Why we mustn’t forget Paris

Having only won once in Paris over the last 40 years, a draw should have been a positive for Ireland.

However, this team and the rugby public have set the bar higher since establishing the base to dominate club rugby in Europe.

When you look through the statistics, that sense of disappointment grows. I don’t think I have ever heard Declan Kidney use the word “disgusted” about a penalty count against us before but on this occasion, he may be wrong.

The stats tell us we conceded 11 penalties and two free kicks while France were penalised four times and conceded one free kick.

While Dave Pearson hasn’t had a great Six Nations officiating so far, and was certainly eagle-eyed on Ireland at the breakdown and the hindmost foot, we made a lot of mistakes.

Yes we were wrongly penalised for going off our feet when we counter-rucked brilliantly from a Rob Kearney kick and chase, even though the ball was clearly on our side of the ruck. But we also got the rub of the green. Cian Healy should have been sin-binned for impeding a very dangerous French attack after running into Vincent Clerc from an offside position.

When France changed tactics from going wide in the second half to a pick-and-go type game, we didn’t react quickly enough to the referee’s communication to release or roll away. As the French built the phases, we started to creep offside and paid the price.

We also made eight handling errors as opposed to France’s one and only mistake. That meant we had only three feeds into the scrum compared to France’s 10.

Our kicking strategy was based on getting the ball well into touch so the French back three couldn’t take a quick throw. We gave them 11 lineout throws so we must have felt we could disrupt their throw, which had been poor against Scotland the previous week. France were reluctant to give us lineout throws and we only had five throws. We lost two and another was knocked on.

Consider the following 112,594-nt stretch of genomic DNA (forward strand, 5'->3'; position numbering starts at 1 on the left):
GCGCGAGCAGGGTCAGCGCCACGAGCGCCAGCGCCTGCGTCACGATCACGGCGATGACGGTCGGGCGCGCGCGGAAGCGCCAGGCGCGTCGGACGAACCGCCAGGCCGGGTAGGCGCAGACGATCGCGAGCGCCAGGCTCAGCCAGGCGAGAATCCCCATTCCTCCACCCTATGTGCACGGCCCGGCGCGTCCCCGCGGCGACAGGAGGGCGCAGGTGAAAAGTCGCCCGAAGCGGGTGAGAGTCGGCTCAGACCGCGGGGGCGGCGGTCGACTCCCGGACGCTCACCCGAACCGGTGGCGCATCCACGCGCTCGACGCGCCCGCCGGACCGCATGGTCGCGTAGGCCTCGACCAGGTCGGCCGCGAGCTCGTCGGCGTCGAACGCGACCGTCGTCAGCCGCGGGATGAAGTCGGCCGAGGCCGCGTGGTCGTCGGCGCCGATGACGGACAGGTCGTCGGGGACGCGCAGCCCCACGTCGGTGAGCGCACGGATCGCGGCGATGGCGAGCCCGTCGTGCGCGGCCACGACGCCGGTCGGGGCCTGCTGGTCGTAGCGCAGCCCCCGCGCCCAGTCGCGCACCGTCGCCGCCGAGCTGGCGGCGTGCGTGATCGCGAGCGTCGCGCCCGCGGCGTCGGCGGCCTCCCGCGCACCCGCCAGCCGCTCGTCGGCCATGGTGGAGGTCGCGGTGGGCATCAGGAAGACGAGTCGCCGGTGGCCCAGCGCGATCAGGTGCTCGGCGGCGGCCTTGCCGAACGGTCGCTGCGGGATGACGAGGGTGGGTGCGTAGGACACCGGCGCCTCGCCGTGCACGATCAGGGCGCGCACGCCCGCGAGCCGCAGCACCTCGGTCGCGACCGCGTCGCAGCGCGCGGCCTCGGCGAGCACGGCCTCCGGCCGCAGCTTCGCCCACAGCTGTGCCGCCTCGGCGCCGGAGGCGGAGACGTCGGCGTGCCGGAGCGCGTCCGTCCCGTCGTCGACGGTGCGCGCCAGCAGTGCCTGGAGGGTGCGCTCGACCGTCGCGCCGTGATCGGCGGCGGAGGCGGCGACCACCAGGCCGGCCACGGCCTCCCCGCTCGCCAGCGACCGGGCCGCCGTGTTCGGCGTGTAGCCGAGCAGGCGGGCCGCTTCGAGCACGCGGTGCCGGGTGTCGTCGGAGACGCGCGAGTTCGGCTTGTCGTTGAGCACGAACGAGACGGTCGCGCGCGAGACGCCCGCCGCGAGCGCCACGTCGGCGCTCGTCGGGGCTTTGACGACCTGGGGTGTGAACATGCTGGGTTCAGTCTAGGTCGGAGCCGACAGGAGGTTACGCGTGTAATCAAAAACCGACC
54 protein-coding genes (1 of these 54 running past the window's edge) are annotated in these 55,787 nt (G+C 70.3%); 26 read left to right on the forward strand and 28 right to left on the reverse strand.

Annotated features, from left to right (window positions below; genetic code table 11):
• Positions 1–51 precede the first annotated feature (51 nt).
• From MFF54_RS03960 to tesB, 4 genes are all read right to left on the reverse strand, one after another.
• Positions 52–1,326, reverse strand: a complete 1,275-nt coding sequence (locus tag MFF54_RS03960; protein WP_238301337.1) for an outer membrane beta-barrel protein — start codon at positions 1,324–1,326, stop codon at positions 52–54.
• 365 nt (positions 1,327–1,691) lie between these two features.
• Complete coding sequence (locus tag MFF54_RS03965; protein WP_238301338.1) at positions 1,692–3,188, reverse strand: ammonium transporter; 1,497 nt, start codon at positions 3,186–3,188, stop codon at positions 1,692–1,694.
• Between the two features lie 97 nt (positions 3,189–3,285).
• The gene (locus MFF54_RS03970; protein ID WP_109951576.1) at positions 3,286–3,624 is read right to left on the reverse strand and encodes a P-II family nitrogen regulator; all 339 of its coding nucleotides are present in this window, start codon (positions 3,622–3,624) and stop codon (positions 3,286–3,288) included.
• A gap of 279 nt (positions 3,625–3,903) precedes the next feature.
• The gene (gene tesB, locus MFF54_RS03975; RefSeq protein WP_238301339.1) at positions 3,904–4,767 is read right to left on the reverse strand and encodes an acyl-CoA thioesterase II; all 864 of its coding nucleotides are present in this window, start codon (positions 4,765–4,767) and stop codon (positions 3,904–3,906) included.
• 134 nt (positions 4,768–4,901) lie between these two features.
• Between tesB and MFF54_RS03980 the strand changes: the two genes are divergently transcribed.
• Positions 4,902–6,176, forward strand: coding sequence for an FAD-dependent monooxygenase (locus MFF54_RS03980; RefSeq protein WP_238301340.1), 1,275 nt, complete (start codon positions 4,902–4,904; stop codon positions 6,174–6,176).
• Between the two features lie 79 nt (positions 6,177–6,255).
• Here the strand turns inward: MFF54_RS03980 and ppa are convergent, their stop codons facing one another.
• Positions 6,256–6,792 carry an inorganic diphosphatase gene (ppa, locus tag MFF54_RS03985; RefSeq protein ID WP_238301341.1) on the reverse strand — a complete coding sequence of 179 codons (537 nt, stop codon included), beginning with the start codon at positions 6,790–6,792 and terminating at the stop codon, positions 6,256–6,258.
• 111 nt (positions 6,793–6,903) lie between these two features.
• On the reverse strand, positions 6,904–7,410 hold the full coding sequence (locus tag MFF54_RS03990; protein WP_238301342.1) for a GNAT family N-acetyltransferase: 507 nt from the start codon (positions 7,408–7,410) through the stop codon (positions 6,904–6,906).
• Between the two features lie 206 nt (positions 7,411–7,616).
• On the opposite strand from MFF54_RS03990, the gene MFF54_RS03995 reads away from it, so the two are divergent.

As predicted, the pace of the game was very slow in the first half for a Six Nations game. In fact the last time Ireland played a game at this speed was our World Cup clash with Australia. France upped the speed of the game in the second half and it certainly helped them.

We will be playing on Scotland’s terms this weekend. They have the highest percentage of possession, with 61.5% in the championship while Ireland are back in fifth with 45.3%. Territory presents the same picture, with Scotland 54% and Ireland lowest at 45.7%.

But that isn’t a reason to be pessimistic. Their superiority in possession and territory isn’t converted into tries as Scotland are taking 22 minutes and 26 seconds on average to score a try while Ireland are the best in the competition scoring every six minutes and 21 seconds they have the ball.

Scotland confound the statistics. They have the second best record in the competition for breaking tackles, one every 6.9 attempts. It should be leading to more scores for them.

But most of those tackles are in close around the rucks for small gains. They kick less than any other team in the competition, one every 73 seconds so expect them to put the ball under the jumper and try to grind Ireland down with rucks and mauls.

This is where Ireland will target them. As we have the highest rate of ruck steals in the competition, turning over 6.6% of the opposition’s rucks, expect big games from our back row.

Add to that Scotland have the highest number of lost possessions and Ireland the lowest, 21.3 versus 14 respectively, and you can see where Declan Kidney’s team talks will be focused.

Scotland also conceded the highest amount of infringements, 27%, at scrum time although because the match is being played on Saturday, Euan Murray will play and that will strengthen their scrum. All in all there is plenty to worry us from Scotland but plenty to target as well.


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